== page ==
I first started using second life 14 years ago when I found out my fiancé had cheated on me (I made him move out), I had no car (long story which we will get into later), and due to a friendly football game I caught my foot in a gopher hole making me pretty much incapacitated for 9 months. I had to have two screws and two pins inserted into my Lisfranc joint with bone from my ankle plugged in there to fuse. It was so painful. What was also painful was the lack of support I had at my disposal. I remember trying to walk with my crutches and boot to my podiatrist appointment and some kind soul stopped and gave me a ride. My mom found out about my surgery (original injury November 2006) date of surgery January 7th 2007, and flew home instead of staying two extra days to be with me/give me a ride to surgery. (My family dynamics are another topic we can get into later, but lets just say I am not the golden child but the loathed scapegoat).
Anyway Second Life became my only social outlet and kept me entertained and sane. So when I was offered a Research Assistant position on a study for physically disabled women to be facilitated in Second Life I couldn’t believe my luck. I had just moved from California to Montana (my foot was finally healed) and they happened to need someone with all the skills I had acquired during one of the bleakest periods of my life. All things happen for a reason.
Here is a synopsis of that particular study:
Margaret A. Nosek, Baylor College of Medicine
Susan Robinson Whelen, Baylor College of Medicine
Rosemary B. Hughes, University of Montana – MissoulaFollow
Erin Porcher, University of Montana – Missoula
Thomas M. Nosek, Case Western Reserve University
Journal of Virtual Worlds Research
University of Texas at Austin
We are developing and investigating the feasibility of a self-esteem enhancement intervention in Second Life for women with physical disabilities. We adapted the curriculum of a previously tested workshop intervention to include features unique to this environment. Results of the beta test were very positive. Everyone involved showed considerable enthusiasm for exploring the new world of SL. The group leaders were challenged to resolve technical problems on every occasion, but these diminished and were perceived as manageable as the intervention progressed. Beta testers gave positive ratings to the information presented, organization, and usefulness of the intervention and found it very enjoyable although fatigue and stress limited the participation of some. They appreciated the use of Internet technology as an accommodation to their disability, in place of requiring transportation and additional energy expenditure to attend face-to-face meetings. Research issues related to engagement, measurement, and participant safety, as well as future research directions, are discussed. We conclude that SL has great potential for delivering health promotion interventions to women with physical disabilities.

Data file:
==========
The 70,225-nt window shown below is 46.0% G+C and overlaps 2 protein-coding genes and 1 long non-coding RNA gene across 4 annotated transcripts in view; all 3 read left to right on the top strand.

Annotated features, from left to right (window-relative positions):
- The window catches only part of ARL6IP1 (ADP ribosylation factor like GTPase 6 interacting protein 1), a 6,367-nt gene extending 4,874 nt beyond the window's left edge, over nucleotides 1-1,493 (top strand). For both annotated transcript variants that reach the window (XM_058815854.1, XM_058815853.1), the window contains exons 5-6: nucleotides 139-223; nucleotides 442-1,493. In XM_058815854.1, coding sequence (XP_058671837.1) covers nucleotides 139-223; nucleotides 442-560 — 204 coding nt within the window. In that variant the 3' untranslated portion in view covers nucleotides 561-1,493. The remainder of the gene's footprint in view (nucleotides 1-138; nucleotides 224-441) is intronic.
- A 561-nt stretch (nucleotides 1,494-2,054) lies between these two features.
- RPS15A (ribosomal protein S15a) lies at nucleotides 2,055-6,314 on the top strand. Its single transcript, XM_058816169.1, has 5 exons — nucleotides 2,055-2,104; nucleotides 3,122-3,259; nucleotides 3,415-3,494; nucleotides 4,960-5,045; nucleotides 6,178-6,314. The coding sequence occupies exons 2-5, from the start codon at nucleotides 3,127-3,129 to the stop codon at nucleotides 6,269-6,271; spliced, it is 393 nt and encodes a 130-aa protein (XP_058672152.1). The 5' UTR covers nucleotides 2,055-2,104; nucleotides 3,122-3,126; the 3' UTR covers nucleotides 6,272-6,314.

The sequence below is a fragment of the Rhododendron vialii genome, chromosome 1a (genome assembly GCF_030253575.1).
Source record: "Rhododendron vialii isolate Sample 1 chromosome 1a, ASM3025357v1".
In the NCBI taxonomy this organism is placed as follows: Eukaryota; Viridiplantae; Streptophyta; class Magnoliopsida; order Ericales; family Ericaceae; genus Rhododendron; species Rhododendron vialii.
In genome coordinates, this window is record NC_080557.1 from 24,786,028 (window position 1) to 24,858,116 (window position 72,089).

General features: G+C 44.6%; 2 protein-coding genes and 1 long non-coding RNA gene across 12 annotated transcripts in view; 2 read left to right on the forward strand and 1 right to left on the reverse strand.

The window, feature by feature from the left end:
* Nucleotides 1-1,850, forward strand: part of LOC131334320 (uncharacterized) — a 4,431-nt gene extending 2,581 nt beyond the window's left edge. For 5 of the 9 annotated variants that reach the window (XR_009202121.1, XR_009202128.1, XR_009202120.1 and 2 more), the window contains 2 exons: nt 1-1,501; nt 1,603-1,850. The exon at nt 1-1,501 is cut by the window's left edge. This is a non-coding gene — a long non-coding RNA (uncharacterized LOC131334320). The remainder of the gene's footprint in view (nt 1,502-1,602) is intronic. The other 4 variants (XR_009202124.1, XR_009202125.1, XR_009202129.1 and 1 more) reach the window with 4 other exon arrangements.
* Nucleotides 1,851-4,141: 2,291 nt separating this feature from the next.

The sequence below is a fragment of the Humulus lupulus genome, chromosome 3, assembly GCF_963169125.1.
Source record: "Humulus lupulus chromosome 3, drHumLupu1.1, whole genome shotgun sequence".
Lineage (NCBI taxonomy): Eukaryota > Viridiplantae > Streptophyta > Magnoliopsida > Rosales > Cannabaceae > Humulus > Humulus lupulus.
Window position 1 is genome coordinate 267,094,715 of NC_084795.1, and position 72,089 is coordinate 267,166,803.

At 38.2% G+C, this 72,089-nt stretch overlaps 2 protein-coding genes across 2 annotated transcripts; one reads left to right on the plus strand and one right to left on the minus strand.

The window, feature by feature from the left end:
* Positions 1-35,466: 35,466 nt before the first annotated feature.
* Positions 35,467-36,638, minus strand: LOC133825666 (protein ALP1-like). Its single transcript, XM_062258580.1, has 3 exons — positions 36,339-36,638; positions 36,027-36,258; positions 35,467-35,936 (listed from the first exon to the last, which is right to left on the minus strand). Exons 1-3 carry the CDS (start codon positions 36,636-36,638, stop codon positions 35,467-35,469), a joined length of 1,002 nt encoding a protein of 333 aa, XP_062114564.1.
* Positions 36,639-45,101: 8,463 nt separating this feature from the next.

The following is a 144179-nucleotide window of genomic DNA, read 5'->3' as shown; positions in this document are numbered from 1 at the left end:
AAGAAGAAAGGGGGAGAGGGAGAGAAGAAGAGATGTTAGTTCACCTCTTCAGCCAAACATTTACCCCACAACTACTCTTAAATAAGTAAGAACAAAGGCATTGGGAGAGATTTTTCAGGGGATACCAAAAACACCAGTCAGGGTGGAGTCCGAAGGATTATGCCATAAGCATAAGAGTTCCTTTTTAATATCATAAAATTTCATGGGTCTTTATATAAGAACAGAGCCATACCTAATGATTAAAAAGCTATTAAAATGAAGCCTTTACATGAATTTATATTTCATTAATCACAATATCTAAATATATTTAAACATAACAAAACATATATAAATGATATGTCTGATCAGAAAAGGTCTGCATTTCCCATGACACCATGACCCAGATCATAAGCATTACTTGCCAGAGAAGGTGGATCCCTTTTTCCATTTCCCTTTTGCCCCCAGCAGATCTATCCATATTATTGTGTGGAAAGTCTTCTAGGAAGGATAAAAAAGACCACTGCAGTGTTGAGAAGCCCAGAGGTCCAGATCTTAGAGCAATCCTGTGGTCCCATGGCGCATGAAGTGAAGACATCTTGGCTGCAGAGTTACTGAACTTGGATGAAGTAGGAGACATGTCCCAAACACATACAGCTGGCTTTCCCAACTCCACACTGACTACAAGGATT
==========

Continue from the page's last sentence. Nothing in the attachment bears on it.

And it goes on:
©2011 The Journal of Virtual Worlds Research
Creative Commons License
Since then I have consulted on a new Second Life study just this year involving self-esteem and women with severe spinal cord injury with TIRR Memorial Hermann, and University of Montana, Rural Institute. The women I work with are amazing and being able to work on something that I know works and teach others the many possibilities of both Second Life and the Research program is hands down the best most meaningful “job” I could hope for. I will tell you about some other awesome projects I have worked on in due course, but wanted to share the Second Life post now because with Covid lockdowns maybe, just maybe, you might take a look and decide to join this virtual world where millions of people login daily. No this is not a paid endorsement and I don’t have any other motive than to perhaps help even one person experiencing depression, anxiety, loneliness or despair. Please check it out, it is free to join!